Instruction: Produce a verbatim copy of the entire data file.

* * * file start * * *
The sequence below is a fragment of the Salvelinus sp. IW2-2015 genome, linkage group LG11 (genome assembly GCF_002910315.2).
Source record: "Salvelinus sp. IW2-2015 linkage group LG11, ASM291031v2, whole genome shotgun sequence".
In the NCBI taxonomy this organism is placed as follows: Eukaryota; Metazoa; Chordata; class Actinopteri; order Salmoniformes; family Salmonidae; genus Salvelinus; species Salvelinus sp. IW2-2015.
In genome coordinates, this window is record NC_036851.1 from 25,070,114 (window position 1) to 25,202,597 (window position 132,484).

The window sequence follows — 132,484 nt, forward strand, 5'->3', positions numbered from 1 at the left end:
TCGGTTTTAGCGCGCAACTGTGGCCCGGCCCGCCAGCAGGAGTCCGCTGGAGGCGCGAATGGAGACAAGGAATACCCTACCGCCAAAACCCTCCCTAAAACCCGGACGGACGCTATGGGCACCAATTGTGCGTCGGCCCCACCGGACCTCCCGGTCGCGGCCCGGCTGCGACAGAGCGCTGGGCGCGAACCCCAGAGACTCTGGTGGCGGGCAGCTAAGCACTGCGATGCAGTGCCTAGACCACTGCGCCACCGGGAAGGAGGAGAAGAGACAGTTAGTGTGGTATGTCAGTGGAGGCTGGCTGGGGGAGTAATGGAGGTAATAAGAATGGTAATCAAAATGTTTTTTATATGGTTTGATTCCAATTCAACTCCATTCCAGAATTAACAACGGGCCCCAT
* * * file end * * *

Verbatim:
The sequence below is a fragment of the Salvelinus sp. IW2-2015 genome, linkage group LG11 (genome assembly GCF_002910315.2).
Source record: "Salvelinus sp. IW2-2015 linkage group LG11, ASM291031v2, whole genome shotgun sequence".
In the NCBI taxonomy this organism is placed as follows: Eukaryota; Metazoa; Chordata; class Actinopteri; order Salmoniformes; family Salmonidae; genus Salvelinus; species Salvelinus sp. IW2-2015.
In genome coordinates, this window is record NC_036851.1 from 25,070,114 (window position 1) to 25,202,597 (window position 132,484).

The window sequence follows — 132,484 nt, forward strand, 5'->3', positions numbered from 1 at the left end:
TCGGTTTTAGCGCGCAACTGTGGCCCGGCCCGCCAGCAGGAGTCCGCTGGAGGCGCGAATGGAGACAAGGAATACCCTACCGCCAAAACCCTCCCTAAAACCCGGACGGACGCTATGGGCACCAATTGTGCGTCGGCCCCACCGGACCTCCCGGTCGCGGCCCGGCTGCGACAGAGCGCTGGGCGCGAACCCCAGAGACTCTGGTGGCGGGCAGCTAAGCACTGCGATGCAGTGCCTAGACCACTGCGCCACCGGGAAGGAGGAGAAGAGACAGTTAGTGTGGTATGTCAGTGGAGGCTGGCTGGGGGAGTAATGGAGGTAATAAGAATGGTAATCAAAATGTTTTTTATATGGTTTGATTCCAATTCAACTCCATTCCAGAATTAACAACGGGCCCCAT